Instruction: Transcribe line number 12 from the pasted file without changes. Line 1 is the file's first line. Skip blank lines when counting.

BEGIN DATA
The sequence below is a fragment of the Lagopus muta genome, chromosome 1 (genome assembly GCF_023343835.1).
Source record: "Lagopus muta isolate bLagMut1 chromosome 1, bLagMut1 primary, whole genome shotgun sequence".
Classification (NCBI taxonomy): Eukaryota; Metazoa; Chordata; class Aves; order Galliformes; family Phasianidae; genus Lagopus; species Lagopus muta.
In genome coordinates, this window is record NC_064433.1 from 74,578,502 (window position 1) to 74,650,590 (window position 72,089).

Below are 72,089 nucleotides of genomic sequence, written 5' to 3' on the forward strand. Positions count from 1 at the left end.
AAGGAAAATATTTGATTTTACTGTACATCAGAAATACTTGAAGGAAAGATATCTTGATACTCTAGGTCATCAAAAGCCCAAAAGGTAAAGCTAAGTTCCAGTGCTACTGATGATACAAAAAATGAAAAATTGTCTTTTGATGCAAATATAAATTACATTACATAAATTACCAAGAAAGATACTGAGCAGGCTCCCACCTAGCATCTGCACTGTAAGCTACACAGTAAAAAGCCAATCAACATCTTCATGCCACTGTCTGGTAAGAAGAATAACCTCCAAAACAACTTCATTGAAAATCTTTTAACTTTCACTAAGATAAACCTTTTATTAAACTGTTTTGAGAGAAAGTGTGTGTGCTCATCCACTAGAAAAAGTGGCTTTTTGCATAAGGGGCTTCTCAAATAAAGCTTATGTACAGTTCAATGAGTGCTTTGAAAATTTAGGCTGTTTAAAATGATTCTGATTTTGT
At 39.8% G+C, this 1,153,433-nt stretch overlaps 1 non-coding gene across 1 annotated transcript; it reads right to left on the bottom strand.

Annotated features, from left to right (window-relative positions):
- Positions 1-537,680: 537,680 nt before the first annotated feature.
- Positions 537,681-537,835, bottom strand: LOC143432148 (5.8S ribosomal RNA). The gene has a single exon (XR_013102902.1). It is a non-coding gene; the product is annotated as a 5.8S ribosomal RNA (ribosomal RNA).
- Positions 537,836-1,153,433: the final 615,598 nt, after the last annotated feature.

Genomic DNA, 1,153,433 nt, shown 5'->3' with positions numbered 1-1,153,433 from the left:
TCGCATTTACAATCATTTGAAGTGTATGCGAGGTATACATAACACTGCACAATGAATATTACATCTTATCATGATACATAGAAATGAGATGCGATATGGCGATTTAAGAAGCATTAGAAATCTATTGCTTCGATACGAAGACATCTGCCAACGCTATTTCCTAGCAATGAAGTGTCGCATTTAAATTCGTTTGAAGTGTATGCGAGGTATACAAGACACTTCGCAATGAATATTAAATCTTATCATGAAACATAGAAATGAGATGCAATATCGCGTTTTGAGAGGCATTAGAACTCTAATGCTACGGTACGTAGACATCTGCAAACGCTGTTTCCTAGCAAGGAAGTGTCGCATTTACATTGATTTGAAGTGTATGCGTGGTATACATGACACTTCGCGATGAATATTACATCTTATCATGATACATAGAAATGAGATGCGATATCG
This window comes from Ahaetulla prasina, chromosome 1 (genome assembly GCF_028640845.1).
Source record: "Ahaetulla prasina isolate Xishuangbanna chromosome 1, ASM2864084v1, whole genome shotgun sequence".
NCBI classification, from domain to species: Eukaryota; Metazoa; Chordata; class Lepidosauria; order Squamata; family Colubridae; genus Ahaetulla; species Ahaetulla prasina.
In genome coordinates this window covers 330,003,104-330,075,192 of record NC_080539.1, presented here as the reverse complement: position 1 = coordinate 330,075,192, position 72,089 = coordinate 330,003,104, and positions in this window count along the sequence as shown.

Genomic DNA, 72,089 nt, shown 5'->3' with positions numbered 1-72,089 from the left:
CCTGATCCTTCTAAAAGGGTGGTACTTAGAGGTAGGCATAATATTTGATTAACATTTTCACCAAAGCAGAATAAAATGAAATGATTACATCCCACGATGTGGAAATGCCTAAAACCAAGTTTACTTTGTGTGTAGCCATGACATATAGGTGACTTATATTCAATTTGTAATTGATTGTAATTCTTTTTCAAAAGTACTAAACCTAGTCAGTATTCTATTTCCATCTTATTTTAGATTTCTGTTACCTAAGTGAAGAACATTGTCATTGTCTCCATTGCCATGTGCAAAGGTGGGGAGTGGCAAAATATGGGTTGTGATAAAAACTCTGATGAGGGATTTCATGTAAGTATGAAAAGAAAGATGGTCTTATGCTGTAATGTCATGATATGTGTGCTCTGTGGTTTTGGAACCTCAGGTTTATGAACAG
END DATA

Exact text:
Genomic DNA, 1,153,433 nt, shown 5'->3' with positions numbered 1-1,153,433 from the left: